A great thing about having an interest in the science of human behaviour is that you can conduct little social experiments as you go about day to day life.
Here are two I have been doing recently, both at tube stations. When coming up from the train in a station with a non-moving staircase between the up and down escalator, I usually find that no one is walking up. But I find that if I walk up by the time I reach the top I can turn and see four or five people have followed in my wake. I undertake the second experiment at the RSA’s local station, Embankment.
There are two cash point machines side by side. Although both cash points accept all major cards, usually two separate queues have formed. This can be inequitable in that if you happen to be in a queue behind someone who is very slow or undertaking a complex transaction, you reach the machine after someone who arrived later then you in the parallel queue. So, whenever I queue I stand between the two existing queues, forming a new single line in which the front person goes to the next available cash point. Interestingly, although my intervention changes the previous queuing pattern, on every occasion so far new queue joiners have joined my new more equitable single line rather than by-passing me to reassert the single queue pattern.
The experiments show how small interventions can encourage behaviour which is on the one hand, good for public health and, on the other, more equitable and rational.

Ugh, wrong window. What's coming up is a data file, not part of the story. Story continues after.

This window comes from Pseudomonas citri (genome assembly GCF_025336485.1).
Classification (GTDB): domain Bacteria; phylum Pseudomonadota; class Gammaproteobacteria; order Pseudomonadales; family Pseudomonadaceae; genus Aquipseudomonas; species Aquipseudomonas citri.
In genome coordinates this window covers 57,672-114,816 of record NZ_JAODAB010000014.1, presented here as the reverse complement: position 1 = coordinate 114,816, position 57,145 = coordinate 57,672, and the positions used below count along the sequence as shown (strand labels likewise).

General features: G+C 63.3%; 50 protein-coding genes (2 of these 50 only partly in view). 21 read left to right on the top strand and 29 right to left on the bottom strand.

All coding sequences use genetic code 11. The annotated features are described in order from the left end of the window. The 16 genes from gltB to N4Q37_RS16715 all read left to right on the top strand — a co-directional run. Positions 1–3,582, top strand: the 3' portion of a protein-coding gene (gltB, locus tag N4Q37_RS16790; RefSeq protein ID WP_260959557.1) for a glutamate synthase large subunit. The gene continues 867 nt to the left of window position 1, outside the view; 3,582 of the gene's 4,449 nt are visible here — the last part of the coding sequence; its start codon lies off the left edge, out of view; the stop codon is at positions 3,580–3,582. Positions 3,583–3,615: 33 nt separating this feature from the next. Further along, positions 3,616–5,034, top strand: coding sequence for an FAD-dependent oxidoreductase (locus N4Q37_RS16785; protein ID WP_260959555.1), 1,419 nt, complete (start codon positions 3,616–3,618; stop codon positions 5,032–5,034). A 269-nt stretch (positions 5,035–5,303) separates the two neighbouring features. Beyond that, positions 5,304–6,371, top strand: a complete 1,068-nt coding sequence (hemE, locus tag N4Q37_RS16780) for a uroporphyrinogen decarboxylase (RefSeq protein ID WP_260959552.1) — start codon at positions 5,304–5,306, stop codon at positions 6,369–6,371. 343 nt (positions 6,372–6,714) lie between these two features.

The conclusion some readers might reach from this is that I am simply a very sad person. But for those who find any of this interesting, my invitation is to develop and report on your own mini social experiments (preferably ones which seek socially benign outcomes; we don’t want hundreds of little Stanford Prisons out there!).
Imagine if tens or hundreds of thousands of us were everyday pursuing our own experiments into how to encourage pro-social behaviour; so much learning, so much positive social reinforcement - a revolution of tiny and clever kindnesses.
As we begin to imagine the post-pandemic world, we need to challenge our use of old metaphors to allow for new narratives and better futures to emerge.
With the post-Christmas resolutions looming, when we try to address the worst of our seasonal over-indulgences, the question remains: how can we give up bad habits for good?